The Essence of Life

The Essence of Life

Wednesday, October 12, 2016

A Real Rage

The recovered Rage...


I guess it is true that we learn something new every day. I bought a TenPoint Titan Xtreme crossbow a couple years ago, but as luck had it I did not have the opportunity to fire it at anything but targets until Monday this week.

Although I am a bit of a traditionalist, at Neverland the expected ranges from our tree stands are a bit longer than I am comfortable to shot with my compound bow, so the investment on the crossbow. Also, it is always nice to play with a new or different toy.

The other "innovation" that I accepted along the crossbow was the use of mechanical broadheads, in my particular case Rage's X Blade 125 grains. As my compound bow is set to 56 pounds draw weight I felt that fixed-blade broadheads would guarantee me better penetration, but the crossbow has power to spare.

Anyhow, I hunted both morning and evening of Michigan's bow season opening day from the tree stand that overlooks the feeder at an overgrown clearing at Neverland, north of the bridge over the Mann Creek and west of the powerline. And apart from a close encounter, almost of the third degree, with a Cooper's Hawk that attempted to land either on my tree or my crossbow, but then decided it was safer to pick the next tree to the left, and watching cotton-tail rabbits, squirrels and blue jays stealing the corn intended only for the precious and scarce whitetails I had only a beautiful and quiet day at the woods.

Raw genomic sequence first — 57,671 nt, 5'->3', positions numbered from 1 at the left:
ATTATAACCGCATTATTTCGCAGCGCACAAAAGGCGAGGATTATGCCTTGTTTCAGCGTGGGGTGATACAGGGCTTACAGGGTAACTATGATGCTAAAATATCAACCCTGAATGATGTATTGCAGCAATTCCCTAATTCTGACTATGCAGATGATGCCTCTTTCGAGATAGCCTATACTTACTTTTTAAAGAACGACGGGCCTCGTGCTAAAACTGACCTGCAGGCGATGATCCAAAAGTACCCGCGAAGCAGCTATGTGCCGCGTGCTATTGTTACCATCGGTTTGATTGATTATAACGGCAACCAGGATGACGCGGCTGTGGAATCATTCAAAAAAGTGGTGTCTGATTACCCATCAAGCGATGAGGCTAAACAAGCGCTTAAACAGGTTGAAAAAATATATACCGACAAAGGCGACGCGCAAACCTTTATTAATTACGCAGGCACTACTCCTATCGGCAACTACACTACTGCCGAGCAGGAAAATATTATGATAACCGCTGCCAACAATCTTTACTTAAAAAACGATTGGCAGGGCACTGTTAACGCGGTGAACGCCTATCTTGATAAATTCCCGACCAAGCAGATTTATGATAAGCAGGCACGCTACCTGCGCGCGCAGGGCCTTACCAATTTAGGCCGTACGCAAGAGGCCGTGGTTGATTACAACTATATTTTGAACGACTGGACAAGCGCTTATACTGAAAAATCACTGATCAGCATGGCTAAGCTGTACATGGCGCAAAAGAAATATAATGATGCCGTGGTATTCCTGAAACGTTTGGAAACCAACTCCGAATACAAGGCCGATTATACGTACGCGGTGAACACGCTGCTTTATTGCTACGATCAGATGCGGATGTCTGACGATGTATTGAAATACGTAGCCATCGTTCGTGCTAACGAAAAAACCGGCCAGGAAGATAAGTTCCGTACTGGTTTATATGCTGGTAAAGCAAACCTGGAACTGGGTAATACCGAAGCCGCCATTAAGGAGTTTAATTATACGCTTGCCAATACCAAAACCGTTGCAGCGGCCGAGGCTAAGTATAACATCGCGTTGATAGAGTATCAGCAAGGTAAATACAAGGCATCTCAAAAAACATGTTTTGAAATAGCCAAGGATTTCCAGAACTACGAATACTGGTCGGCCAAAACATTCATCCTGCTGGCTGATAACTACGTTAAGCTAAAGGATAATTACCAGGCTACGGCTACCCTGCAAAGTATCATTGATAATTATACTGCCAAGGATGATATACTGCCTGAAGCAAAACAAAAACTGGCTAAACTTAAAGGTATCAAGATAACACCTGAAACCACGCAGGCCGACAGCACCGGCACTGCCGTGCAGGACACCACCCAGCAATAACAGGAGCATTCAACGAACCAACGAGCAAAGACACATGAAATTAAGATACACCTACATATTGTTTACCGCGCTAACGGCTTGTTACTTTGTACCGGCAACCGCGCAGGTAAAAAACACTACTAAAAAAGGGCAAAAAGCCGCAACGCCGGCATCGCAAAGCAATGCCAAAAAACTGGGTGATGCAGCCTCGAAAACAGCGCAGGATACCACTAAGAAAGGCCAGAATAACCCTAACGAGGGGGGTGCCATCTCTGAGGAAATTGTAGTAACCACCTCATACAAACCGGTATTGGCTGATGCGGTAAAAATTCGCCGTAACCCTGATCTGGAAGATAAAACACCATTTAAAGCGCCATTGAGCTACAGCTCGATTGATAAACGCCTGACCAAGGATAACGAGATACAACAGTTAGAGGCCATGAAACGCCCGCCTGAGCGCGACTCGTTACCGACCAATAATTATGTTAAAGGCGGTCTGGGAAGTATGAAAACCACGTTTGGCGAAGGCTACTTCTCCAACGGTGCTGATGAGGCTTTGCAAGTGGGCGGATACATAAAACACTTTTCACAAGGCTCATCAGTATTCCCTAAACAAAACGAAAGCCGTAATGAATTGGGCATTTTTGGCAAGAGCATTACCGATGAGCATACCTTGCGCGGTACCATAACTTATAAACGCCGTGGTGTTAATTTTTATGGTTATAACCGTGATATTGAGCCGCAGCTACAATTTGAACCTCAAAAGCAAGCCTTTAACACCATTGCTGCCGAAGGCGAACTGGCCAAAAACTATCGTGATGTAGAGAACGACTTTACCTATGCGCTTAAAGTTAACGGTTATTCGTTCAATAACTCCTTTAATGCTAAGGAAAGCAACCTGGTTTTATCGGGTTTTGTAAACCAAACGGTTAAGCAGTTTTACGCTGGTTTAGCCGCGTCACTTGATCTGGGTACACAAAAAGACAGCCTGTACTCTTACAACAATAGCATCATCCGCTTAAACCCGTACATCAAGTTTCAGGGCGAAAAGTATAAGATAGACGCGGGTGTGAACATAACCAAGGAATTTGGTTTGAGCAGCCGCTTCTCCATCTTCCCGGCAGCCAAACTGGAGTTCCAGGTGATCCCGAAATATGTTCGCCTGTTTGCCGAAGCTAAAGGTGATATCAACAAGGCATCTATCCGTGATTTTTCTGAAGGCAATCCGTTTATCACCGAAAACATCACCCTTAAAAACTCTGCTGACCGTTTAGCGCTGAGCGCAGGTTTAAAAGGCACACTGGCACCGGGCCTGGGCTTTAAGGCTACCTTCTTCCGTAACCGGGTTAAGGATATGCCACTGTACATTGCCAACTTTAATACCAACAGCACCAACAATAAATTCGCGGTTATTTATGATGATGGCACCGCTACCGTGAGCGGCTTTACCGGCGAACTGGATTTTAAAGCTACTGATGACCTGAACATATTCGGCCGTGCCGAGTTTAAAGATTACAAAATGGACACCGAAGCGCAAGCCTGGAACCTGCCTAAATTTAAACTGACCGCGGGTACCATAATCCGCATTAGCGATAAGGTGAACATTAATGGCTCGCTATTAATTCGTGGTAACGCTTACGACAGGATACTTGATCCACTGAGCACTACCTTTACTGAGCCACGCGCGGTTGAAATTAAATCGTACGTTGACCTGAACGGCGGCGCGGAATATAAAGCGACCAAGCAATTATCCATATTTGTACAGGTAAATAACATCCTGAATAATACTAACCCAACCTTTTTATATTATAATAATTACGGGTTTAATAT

After that the weather turned sour, overclouded or raining and windy most of the week. Maybe a very northern side effect of hurricane Matthew playing havoc in the more southern latitudes. Last Saturday I spent the morning bird hunting with Del, when we shot a couple limits of woodcock but saw no grouse, and in the afternoon I had a terrible earache that made driving home a terrible chore and would not allow me to hunt.

Sunday after mass I felt good enough to hunt again, and went back to the same tree stand, and had another quiet, pleasant and beautiful evening in the woods, with only the same cotton-tail, squirrels and blue jays entertaining me when I would stop re-reading Jim Fergus "A Hunter's Road". Driving home Sunday night I called my wife that is visiting our daughter and grandson in Houston and she mentioned that there was a weather alert for a potential frost on Monday morning. And that comment energized me, as a cold blast put the deer on the move.

On Monday morning I was comfortably seating at my tree stand a solid hour before first light, and had finally discovered a good way of balancing the crossbow on the rail so I had my hands free, to read, use the rangefinder, text to my wife, or whatever.

With sunup the frost started to appear in the more open areas, and my hopes were renewed. About an hour or so later I noticed a slight movement behind the trees to the left of the feeder and felt the all too common adrenalin rush better known as buckfever.

The grey shadow stood still for several minutes and finally a small doe came from behind the tree and moved behind the feeder. I positioned the crossbow on the rails, turned the green light on the dots and chose the proper dot for a 35 yards shot. When the doe cleared the feeder I pressed the trigger and was brutally surprised.

I heard the arrow hitting the doe almost as I pressed the trigger, and she went down immediately. By the picture below you can see that the spine must have been hit, but nonetheless the effect was nothing but definitive.

I will let Neverland rest before going back for the big buck that haunts my dreams, and that I am sure that I will meet one day.

...and the end game.

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